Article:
Concertgoers know Allman Brothers guitarist Derek Trucks and his wife, vocalist Susan Tedeschi, have the most slammin’ 11-piece band in the land, and now the rest of us can hear why and spread the word. This double-CD, following up the pair’s excellent 2011 studio disc, Revelator, is indeed a revelation, pivoting on Oteil Burbridge’s state-of-the-art bass playing. On the cover title track and the original gem, “Midnight in Harlem,” Burbridge establishes his deep pocket role, with Jemmott-like syncopation and melodic peek-outs on his ’69 P/J-Bass. Switching to his Fodera 6 for the soulful “Learn How to Love,” Oteil really gets in gear behind Kebbi Williams’ sax solo, re-harmonizing the changes and adding a cascading rhythmic presence. Similarly, on “Bound for Glory,” he moves from Cogbill-style song support to mind locking solo arcs behind brother Kofi (on organ) and Trucks—starting at a whisper and building to runaway steamroller. “Nobody’s Free” unfurls more dramatic dynamics through Allman-style interplay with Trucks, and seething 16ths beneath Kofi ’s flute solo.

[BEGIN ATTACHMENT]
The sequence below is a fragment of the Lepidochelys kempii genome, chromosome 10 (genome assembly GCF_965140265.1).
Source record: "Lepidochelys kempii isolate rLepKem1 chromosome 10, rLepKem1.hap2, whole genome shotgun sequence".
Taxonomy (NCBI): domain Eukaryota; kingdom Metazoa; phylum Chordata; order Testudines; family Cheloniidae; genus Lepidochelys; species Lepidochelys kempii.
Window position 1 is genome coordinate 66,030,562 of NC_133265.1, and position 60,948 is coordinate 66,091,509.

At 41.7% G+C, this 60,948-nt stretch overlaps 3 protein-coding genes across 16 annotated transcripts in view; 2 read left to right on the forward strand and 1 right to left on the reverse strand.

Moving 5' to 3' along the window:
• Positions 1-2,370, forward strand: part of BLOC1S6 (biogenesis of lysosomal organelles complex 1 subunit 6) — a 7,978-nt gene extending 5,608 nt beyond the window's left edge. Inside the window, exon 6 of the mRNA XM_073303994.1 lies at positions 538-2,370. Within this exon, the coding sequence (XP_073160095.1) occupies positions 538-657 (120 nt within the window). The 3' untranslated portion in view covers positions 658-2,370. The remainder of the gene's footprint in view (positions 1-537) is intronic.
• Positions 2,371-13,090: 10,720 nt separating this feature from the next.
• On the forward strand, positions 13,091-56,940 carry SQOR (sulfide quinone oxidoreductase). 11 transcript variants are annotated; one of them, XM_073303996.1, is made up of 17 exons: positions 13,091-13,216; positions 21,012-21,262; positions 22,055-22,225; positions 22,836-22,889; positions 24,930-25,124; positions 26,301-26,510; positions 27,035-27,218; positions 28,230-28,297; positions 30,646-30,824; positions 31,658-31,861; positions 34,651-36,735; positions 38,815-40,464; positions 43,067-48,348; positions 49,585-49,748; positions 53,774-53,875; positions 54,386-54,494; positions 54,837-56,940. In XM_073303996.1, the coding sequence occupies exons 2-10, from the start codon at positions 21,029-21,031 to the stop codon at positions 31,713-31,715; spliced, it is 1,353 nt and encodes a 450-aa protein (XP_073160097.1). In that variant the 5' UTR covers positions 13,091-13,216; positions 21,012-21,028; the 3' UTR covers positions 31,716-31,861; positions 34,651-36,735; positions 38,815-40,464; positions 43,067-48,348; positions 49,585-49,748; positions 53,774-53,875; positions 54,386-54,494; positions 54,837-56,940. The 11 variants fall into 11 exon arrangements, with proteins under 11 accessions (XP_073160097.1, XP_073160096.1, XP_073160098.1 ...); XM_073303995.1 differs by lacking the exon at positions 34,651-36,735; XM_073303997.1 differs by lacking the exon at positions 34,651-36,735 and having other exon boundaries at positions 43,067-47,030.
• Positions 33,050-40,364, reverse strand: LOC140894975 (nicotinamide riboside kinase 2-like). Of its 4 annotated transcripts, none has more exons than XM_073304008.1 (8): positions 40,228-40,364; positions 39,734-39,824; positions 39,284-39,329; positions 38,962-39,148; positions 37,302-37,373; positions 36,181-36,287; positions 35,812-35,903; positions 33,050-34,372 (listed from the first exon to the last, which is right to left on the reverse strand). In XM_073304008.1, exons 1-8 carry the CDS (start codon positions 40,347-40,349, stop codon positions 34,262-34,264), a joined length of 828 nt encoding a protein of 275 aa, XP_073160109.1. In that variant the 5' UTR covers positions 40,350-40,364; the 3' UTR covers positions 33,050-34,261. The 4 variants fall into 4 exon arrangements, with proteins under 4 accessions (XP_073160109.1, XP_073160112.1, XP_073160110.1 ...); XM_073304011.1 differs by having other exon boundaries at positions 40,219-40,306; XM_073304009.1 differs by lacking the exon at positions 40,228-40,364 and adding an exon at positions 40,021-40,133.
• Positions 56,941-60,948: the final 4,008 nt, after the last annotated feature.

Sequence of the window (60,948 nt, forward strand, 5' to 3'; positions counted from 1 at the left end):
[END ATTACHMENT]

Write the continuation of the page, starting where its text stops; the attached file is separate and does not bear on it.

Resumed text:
But wait, the jam-heavy disc two awaits! After ending a cover of Bobby Blue Bland’s “That Did It” with a quote from “Teentown,” off goes Stevie Wonder’s “Uptight.” Burbridge mines Jamerson’s original part on his 6 before turning Maurice Brown’s trumpet solo into a call and response that soon doubles up via darting Jaco-esque figures. With Kofi manning keyboard bass and modulating from Db to E, Oteil launches his solo journey, which ranges from dense chord melodies rendered gravityfree to stratospheric scat-and-pluck runs. Finally, in full-on finger-funk boogie mode, Burbridge gets in the cracks like a musical moss on “Love Has Something to Say.” A bass and groove tour de force that elevates the shining voices of Tedeschi and Trucks.